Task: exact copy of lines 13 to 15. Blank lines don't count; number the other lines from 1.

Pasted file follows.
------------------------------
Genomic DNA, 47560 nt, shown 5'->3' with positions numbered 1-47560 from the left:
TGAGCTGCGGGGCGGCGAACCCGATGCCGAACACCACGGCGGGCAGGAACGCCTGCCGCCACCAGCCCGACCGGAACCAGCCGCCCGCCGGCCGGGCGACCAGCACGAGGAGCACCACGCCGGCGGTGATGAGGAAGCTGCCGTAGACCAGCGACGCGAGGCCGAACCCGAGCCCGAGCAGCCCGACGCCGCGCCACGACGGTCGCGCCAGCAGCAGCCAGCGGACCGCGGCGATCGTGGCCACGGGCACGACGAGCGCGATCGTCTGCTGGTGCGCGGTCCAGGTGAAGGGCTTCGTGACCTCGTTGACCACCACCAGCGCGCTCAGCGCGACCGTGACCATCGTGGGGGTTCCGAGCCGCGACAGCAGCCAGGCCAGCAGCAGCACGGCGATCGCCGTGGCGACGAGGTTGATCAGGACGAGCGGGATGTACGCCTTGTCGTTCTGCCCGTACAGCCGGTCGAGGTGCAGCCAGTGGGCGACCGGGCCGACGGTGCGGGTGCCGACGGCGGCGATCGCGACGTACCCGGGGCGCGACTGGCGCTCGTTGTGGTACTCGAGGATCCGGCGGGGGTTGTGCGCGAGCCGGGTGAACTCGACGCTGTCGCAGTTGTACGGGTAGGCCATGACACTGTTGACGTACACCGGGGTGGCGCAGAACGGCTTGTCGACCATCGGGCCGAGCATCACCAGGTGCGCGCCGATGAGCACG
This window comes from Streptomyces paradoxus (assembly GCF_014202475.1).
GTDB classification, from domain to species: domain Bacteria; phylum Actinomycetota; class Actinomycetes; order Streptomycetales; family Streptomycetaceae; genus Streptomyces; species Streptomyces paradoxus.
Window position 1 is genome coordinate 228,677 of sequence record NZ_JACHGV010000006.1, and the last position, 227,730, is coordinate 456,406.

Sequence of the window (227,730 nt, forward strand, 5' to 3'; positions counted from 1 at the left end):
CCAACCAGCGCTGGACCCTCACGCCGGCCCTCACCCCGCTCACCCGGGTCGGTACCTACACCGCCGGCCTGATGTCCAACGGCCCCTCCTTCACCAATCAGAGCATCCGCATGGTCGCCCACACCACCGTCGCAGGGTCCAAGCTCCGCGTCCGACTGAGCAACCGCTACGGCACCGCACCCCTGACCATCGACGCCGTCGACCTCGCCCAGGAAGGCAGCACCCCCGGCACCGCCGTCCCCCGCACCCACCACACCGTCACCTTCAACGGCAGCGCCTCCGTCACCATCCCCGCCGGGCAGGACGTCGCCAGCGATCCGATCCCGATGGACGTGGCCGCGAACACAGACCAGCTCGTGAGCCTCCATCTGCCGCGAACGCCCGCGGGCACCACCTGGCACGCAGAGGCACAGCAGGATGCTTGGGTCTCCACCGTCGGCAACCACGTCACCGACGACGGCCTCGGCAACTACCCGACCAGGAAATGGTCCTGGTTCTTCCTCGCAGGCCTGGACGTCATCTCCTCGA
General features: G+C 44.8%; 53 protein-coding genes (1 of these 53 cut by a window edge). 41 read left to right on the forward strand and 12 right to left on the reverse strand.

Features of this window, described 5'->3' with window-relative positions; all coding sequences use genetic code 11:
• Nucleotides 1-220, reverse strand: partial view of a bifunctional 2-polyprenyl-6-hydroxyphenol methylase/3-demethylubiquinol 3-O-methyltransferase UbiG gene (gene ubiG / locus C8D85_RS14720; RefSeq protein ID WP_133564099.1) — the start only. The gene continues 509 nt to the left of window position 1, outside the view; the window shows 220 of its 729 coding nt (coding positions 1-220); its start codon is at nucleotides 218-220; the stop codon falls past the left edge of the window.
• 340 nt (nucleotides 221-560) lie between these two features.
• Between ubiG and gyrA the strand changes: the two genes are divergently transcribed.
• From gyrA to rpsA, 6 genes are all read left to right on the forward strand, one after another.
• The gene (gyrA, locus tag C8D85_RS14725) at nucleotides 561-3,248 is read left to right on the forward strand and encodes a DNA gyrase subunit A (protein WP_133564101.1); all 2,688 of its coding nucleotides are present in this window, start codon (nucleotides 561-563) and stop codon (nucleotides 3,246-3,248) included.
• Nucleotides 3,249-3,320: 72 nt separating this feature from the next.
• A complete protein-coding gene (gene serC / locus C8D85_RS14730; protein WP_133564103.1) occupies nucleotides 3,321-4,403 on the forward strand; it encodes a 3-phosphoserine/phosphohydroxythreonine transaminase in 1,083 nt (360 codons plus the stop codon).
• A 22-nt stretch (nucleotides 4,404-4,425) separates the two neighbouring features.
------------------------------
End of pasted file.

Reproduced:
• From gyrA to rpsA, 6 genes are all read left to right on the forward strand, one after another.
• The gene (gyrA, locus tag C8D85_RS14725) at nucleotides 561-3,248 is read left to right on the forward strand and encodes a DNA gyrase subunit A (protein WP_133564101.1); all 2,688 of its coding nucleotides are present in this window, start codon (nucleotides 561-563) and stop codon (nucleotides 3,246-3,248) included.
• Nucleotides 3,249-3,320: 72 nt separating this feature from the next.